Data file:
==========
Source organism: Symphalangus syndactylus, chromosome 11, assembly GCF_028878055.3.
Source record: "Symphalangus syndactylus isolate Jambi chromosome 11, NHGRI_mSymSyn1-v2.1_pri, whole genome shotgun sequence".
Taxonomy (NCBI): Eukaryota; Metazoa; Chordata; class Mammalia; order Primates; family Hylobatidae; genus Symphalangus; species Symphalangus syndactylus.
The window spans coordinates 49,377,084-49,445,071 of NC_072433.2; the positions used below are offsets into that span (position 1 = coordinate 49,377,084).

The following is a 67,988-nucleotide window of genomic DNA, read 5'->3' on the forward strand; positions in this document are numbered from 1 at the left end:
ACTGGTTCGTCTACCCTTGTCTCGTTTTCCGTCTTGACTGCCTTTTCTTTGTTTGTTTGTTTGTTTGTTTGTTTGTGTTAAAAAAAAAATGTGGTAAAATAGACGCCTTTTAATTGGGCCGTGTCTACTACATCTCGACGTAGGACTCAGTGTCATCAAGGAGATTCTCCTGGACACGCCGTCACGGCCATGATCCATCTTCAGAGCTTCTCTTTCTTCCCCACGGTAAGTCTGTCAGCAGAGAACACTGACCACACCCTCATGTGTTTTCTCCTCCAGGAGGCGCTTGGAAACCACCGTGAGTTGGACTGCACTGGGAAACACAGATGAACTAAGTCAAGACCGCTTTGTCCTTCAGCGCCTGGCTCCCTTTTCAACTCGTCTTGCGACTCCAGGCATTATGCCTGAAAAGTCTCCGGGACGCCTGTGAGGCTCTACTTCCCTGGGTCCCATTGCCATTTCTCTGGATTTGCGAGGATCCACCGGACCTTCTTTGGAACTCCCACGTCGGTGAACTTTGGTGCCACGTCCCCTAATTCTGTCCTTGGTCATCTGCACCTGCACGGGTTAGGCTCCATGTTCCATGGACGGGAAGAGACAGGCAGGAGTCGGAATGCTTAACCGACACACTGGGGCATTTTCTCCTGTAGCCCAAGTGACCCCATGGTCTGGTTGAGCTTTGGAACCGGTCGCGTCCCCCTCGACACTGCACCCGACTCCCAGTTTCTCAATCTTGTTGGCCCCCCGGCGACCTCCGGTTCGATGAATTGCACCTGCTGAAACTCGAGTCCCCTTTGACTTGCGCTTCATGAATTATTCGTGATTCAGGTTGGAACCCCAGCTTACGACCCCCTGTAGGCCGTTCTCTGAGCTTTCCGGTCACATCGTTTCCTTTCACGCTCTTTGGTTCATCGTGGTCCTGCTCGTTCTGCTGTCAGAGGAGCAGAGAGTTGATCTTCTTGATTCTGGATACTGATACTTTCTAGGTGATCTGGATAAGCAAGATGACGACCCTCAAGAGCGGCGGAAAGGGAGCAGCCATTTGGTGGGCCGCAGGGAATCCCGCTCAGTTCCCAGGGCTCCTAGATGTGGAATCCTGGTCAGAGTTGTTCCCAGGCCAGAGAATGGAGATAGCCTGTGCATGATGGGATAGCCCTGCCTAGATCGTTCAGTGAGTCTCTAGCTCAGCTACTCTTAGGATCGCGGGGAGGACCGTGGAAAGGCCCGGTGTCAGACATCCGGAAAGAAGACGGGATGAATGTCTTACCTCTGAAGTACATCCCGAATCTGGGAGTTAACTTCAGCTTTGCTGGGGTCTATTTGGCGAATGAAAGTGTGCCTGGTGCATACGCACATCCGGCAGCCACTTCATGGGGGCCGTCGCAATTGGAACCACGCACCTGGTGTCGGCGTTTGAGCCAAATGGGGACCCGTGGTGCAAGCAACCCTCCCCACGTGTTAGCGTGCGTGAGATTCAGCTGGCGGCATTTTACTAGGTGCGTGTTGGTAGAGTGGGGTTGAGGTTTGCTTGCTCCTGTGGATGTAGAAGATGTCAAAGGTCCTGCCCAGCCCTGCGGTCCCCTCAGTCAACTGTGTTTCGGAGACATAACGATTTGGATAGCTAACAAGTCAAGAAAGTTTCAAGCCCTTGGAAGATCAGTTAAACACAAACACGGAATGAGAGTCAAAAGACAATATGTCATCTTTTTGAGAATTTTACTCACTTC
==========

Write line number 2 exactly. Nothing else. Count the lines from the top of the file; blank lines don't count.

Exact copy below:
Source record: "Symphalangus syndactylus isolate Jambi chromosome 11, NHGRI_mSymSyn1-v2.1_pri, whole genome shotgun sequence".